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Wednesday, July 19, 2017

Postcards from the Lake: Road Trip, Alpenfest, Friends and Family

A little rain, a little sun. Sun is wonderful for outdoors, rain and gloom means road trips, reading, writing. I'll start with the road trips.


Last week I made a couple of trips north to the Petoskey/Harbor Springs area. The first was for an art fair where I did a bit of damage. The second was to enjoy lunch with my friend Susan who moved north about a year ago.


And a mighty fine lunch it was!


Of course, when I'm in the area, I have to go by the gingerbread houses and interesting homes in the Bay View area.


This area is so pretty, older homes. It reminds me a great deal of Oak Bluffs on Martha's Vineyard, but the homes are spaced farther apart and over a different (hillier) terrain. But both were founded originally as camp areas for religious organizations (in Bay View's case, the Methodists.)


I need to go back and do another post on this area, walking more within but these pics were from as I was driving by in traffic that was stop and go.


Summer in the north is filled with loads of color, like kayaks...


...and carnivals!


It's Alpenfest time in Gaylord. I can't say it's my favorite event of the year but I can say it is colorful!


The midway always attracts loads of people, and they were out on this particular evening. The day had been rainy and dreary but it was dry enough to enjoy all the carnival fun.


Alpenfest is Gaylord's summer festival. Everyone dresses in Alpine clothes, there are outdoor summer concerts, a very long parade and a usually very bad air/craft fair (or crapht fair, in this case). You might find a good vendor but they are few and far between. At least for me. But the kids love the midway!


I even got Rick to Alpenfest! And Rick avoids stuff like this like the plague!


I confess, we weren't into the knobby knee contest or the prettiest ankle contest. But it was fun to hang out on the only sunny day of the festival and enjoy watching the rides.


This carnival organ was also pretty cool and played a non-stop repertoire of carnival music to add to the ambience.


We even caught some of the parade. I don't envy this woman who had to carry around the Alphorn and then play on it. (Family lore: I believe my uncle was part of the group from Gaylord who brought back the Alphorn for the first Alpenfest 50-something years ago!)


Despite all the cars, bands and floats (and a plethora of queen candidates), the parade is the longest parade in the world. (I really think Macy's might be shorter.) And on a day with sun like that, especially after a gloomy, rainy week, we headed back to the cottage.


One other thing on Alpenfest, which has the worst art and crapht fair in the world (I know I said that before but it bears repeating), is that someone makes a bundle selling these little Alpenbloom crowns that loads of people wear for $25.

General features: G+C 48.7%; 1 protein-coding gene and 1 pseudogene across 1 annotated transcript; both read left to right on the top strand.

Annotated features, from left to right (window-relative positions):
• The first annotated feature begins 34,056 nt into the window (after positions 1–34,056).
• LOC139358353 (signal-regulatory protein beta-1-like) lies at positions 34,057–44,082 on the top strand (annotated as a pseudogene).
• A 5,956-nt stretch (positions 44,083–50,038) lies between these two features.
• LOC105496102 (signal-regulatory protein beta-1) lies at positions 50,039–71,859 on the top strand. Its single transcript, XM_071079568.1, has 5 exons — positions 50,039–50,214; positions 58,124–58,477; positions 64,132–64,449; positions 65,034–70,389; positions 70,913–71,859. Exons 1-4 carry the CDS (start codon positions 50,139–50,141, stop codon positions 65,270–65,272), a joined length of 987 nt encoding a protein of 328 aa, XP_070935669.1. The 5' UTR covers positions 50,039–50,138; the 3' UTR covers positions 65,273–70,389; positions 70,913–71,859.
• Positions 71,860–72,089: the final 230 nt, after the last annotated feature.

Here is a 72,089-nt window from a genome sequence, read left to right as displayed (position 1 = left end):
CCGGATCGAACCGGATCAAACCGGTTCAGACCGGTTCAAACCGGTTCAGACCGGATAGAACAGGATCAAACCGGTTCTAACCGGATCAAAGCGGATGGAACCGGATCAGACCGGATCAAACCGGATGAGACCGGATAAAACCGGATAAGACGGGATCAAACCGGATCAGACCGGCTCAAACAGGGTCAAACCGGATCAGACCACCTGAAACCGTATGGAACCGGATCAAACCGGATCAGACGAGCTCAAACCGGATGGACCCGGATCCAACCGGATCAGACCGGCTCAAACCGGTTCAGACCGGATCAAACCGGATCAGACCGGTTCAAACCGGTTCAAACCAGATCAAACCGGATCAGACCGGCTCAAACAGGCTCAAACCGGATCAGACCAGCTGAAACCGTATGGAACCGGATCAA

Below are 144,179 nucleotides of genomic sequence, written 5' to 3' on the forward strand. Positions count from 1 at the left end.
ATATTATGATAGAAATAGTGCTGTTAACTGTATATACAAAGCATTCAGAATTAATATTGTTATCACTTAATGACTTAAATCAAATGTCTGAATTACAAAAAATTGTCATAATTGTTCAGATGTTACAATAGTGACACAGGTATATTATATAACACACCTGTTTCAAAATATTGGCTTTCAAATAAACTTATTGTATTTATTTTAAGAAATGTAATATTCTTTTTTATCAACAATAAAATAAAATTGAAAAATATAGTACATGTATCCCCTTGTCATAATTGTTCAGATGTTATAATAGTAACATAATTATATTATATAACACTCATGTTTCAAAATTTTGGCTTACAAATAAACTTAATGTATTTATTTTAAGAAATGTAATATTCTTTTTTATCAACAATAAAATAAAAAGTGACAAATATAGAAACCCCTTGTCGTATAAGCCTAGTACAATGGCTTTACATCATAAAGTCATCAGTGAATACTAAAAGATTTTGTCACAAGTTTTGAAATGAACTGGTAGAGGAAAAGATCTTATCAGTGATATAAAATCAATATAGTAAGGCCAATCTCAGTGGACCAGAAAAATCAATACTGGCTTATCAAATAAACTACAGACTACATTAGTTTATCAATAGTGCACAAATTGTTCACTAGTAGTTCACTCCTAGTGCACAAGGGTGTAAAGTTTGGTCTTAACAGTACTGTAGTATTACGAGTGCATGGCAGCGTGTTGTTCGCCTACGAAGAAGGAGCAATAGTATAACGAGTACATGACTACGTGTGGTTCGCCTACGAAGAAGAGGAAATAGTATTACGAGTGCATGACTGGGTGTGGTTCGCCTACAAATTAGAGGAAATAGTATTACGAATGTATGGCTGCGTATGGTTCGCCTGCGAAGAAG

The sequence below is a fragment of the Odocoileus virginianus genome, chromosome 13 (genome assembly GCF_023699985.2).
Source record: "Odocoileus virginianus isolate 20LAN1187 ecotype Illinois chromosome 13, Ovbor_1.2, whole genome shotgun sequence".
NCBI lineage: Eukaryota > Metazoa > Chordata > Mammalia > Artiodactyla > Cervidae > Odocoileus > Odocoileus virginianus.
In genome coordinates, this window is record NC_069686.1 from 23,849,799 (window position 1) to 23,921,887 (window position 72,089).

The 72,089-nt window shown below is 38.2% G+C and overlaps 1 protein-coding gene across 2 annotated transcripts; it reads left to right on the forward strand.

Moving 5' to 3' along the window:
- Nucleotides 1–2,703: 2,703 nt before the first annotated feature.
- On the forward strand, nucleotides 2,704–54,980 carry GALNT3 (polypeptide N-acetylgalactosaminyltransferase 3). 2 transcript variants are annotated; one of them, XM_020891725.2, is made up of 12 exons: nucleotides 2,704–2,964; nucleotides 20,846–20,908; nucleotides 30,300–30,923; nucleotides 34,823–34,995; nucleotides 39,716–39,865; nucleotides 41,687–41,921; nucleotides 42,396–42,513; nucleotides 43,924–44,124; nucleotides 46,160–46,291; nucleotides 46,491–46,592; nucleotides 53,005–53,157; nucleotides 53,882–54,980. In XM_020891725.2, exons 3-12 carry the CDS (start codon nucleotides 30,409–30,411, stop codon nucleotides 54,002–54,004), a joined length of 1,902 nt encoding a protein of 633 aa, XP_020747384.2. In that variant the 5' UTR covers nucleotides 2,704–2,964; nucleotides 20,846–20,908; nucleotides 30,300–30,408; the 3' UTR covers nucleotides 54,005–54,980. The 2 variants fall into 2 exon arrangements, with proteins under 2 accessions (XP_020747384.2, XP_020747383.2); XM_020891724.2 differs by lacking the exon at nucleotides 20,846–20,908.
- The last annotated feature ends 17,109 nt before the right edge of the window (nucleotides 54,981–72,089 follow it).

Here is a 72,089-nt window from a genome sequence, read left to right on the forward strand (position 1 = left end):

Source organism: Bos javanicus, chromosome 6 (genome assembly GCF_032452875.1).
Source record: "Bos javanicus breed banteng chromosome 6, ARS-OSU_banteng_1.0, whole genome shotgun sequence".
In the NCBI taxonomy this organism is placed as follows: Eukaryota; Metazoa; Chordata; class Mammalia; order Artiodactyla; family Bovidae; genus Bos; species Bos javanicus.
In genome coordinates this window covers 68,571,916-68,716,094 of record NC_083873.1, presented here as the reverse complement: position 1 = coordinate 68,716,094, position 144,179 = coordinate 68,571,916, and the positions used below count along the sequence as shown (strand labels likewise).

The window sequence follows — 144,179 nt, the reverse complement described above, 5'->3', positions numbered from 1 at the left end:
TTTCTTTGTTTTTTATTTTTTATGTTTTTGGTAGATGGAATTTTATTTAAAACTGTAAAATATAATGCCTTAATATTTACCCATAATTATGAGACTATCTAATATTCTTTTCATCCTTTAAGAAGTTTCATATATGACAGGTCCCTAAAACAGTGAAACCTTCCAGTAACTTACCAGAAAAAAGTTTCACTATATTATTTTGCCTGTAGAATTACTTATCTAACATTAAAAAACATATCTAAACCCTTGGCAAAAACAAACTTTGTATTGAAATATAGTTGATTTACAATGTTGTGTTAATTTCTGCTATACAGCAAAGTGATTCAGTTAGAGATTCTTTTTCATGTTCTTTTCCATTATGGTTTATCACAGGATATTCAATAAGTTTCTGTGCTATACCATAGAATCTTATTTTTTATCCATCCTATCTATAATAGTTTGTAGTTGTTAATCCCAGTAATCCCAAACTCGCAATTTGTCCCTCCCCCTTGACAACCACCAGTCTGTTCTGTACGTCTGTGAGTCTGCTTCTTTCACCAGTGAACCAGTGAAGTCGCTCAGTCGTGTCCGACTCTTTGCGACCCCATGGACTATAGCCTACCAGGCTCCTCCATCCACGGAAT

I bring this up because the best part of the week was that for most of it Mark and Katie were here. Mark is my cousin's oldest son and I love it when he and Katie come to the lake! And Katie made her own crown from some faux flowers at the cottage for free.


No fleas on Katie! Life is good this summer!

Monday, July 17, 2017

Le Baguette

Oh, those baguettes. When I think of my time in Paris, I think of walking to the boulangerie a few blocks from my friend's apartment each morning, standing in line by cases of pastry, to get a fresh baguette to take along for the day's activities.


Our boulangerie was called "Victor's" on Rue Rambuteau. The cases were packed with wonderful delights but the fresh bread and the tartines were simply the best.


Victor's wasn't the only boulangerie in Paris, of course. There are many more famous and others more charming. We stopped here to pick up something for a later picnic at Place des Vosges.


Nothing like a picnic with soft, delicious cheese and that baguette with the perfect crust! (I enjoyed another picnic on the Seine, no less, with a great baguette playing a major role!)


And the obligatory bottle of a perfect Medoc to go with it!


My resident bread baker, Rick, took a baguette class a few years ago at Zingerman's in Ann Arbor and came back making wonderful baguettes. But he was able to cut his time down significantly -- and still make a baguette that was far better than any you get in any shop here using the recipe that Paul Hollywood shared on the Great British Baking Show masterclasses.


It's remarkably easy and really tastes fabulous. (American bakers, please note that Paul uses grams and weight of ingredients so a reliable scale might be in order or check conversion tables!)


Sharing this with Paris In July and Dreaming of France when links become available. You'll find loads of links to French-themed topics including books, movies, travel and more!

Saturday, July 15, 2017

Water Coloring

I've been concentrating on watercolor again this summer and I figured I'd best do an update. The good, the bad and the ugly. (Yes, I did show some of these before but I wanted to make a so-far, so-good collection here, so just blow by the ones that are familiar!)


Most of these are on regular watercolor paper (Arches) (as opposed to the two Strathmore 140# card stock) using (mostly) Windsor-Newton/Cotman watercolors, along with Prima Tropicals and a bit of Grumbacher.

I've found that when I put a mat around a painting it gives it better definition and looks more finished. Here is before...


...and after.


This is Jack, my friend Judy's dog. I know the mouth looks wonky but that's exactly how his mouth was in the photo.


See? Well, close. I think I see how I can touch that up a little and lighten up the upper "lip."


The buoys are from a photo from Martha's  Vineyard. I think it is a little busy. But I love the color.


And this is a Martha's Vineyard cottage from Oak Bluffs. Now, this is the beginning of it. And it's also the spot where it could have gone all wrong with the upper story and the gingerbread on the roof.